Before she performed “Leavin’,” the first song she ever wrote, Shelby Lynne had a story to tell to her audience in the Folly Theater.
She’d been living in Nashville for nearly a decade, trying to make a career out of singing other people’s songs. Five albums later, she decided she had things of her own to say and songs to write, so she bought a $40 12-string guitar, headed west and never looked back. “Leavin’” made it on her career-defining “I Am Shelby Lynne” album, a Grammy-winning collection of country-soul songs embellished with strings, horns, keyboards, background vocals and all types of guitars.
Friday night, that song and the rest of her set list took on a different context. Lynne is touring alone, accompanying herself on acoustic guitar. But instead of deflating her songs, the stripped-down versions laid bare her expressive, Southern-soulful voice and her lyrics, which express the joys and sorrows that attend life and its pursuit of love and happiness.
Lynne is no stranger to doing things on her own. She is touring on her most recent album, “Revelation Road,” which she wrote, performed and produced entirely by herself. She played 10 of its 11 tracks, in a show that lasted 90 minutes and comprised nearly two dozen songs.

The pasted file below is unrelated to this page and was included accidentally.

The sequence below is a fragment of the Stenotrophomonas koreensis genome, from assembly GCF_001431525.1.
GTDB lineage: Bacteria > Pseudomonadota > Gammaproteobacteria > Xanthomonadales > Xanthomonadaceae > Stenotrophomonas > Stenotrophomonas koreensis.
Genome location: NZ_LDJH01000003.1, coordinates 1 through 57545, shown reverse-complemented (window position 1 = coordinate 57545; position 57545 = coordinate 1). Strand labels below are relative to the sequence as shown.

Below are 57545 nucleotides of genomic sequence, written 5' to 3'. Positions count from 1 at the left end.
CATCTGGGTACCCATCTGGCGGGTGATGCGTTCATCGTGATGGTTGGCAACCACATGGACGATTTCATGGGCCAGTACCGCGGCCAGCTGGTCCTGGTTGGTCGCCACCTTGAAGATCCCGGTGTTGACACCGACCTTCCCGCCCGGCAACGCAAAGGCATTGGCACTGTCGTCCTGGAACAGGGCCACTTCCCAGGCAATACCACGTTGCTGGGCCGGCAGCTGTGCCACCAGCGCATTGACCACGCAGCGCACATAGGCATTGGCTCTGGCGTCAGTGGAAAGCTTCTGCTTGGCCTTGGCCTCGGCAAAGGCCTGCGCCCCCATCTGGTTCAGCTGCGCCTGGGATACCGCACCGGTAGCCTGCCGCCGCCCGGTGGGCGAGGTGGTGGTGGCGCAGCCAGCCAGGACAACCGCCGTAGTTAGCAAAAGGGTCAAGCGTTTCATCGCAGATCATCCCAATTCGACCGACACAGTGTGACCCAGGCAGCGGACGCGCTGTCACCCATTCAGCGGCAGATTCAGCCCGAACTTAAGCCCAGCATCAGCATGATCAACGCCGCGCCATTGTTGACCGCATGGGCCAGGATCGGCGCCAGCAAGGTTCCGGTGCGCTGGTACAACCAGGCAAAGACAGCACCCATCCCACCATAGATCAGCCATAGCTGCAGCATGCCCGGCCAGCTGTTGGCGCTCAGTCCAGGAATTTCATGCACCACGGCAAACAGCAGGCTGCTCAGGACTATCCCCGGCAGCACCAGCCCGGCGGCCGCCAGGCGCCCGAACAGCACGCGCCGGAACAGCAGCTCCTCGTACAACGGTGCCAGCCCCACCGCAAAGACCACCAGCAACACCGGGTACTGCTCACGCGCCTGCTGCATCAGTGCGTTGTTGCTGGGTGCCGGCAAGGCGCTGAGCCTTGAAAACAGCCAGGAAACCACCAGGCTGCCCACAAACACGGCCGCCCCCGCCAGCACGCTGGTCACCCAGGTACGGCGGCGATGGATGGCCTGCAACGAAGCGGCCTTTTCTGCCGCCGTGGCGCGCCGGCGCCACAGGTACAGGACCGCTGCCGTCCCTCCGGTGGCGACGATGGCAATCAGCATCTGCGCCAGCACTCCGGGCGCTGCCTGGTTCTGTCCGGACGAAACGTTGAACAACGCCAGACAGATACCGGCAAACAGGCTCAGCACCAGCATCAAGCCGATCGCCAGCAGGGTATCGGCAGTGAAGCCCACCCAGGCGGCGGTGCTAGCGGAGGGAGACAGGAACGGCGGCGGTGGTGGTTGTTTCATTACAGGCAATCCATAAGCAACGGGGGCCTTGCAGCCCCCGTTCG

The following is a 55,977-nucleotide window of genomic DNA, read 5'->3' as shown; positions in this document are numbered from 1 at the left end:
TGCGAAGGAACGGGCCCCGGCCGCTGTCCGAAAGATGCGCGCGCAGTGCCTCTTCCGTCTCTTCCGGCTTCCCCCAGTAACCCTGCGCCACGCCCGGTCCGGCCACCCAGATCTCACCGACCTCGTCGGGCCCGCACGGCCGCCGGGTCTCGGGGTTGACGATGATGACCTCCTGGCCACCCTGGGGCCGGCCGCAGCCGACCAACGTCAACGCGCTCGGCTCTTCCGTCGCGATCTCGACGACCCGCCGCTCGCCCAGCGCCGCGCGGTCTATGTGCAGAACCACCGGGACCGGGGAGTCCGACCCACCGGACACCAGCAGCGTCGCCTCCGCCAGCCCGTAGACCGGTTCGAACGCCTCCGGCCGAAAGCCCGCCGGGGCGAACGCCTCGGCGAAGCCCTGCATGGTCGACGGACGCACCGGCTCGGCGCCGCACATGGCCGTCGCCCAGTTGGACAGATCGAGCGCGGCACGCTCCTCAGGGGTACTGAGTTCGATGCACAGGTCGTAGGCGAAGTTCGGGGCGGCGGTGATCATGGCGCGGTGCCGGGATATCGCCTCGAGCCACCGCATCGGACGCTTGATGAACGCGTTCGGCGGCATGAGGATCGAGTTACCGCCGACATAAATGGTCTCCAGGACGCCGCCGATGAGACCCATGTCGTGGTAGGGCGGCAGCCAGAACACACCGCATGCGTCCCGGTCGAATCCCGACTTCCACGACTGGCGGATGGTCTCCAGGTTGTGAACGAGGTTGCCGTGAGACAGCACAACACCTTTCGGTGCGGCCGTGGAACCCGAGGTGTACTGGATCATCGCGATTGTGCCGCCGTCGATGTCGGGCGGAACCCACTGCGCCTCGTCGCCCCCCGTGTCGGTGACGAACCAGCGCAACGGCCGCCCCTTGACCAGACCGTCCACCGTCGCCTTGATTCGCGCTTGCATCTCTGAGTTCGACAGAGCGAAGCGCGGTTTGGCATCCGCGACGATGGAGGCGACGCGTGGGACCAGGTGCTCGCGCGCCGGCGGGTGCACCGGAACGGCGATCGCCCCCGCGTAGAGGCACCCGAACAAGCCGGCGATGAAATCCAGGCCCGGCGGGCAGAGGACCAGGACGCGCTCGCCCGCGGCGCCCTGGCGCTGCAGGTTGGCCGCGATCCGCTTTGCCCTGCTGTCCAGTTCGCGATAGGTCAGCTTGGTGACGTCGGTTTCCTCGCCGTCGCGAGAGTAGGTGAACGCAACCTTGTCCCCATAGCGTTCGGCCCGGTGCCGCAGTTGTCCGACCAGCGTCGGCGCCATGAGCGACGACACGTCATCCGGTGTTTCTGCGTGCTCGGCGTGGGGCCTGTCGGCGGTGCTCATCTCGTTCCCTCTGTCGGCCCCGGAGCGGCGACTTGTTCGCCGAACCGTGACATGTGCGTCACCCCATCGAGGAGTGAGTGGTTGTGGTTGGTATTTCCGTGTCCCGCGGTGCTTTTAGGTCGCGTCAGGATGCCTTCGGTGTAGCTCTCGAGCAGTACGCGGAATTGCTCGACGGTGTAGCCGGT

All night the audience sat rapt and silent. During “Leavin’” and her stunning
version of “You Don’t Have to Say You Love Me,” the room was so still and hushed you could hear yourself breathe.
After each song there was heavy applause and the occasional shouts of approval. None was longer or louder than the ovation she got for the haunting “Heaven’s Only Days Down the Road,” a song written from the perspective of her father, who murdered her mother and killed himself when she was a teenager. After she was done, she stepped back and took a deep breath as applause, cheers and whistles rained upon her.
Lynne isn’t exactly an extrovert, but she developed a rapport with her audience, sharing a story or an aside before or after several songs. Before “Johnny Met June,” she talked about meeting Johnny and June Carter Cash at one of Willie Nelson’s picnics. Before “You Are My Sunshine,” her first encore, she told a story about her grandfather, who bought her first pair of cowboy boots at a rodeo in Jackson, Miss.
She got the crowd to sing along to that one after she restarted it because she was in the wrong key. They sang along also to a few rounds of the chorus to “Where I’m From,” a paean to her native Alabama.
She ended with “Your Lies,” one of her better songs about love in ruins, then “Iced Tea,” a warm gust of hope and love that expresses “bucket loads of gratitude.” The crowd was still with her on that one, listening to all she had to say, down to the last lyric and her final goodbye.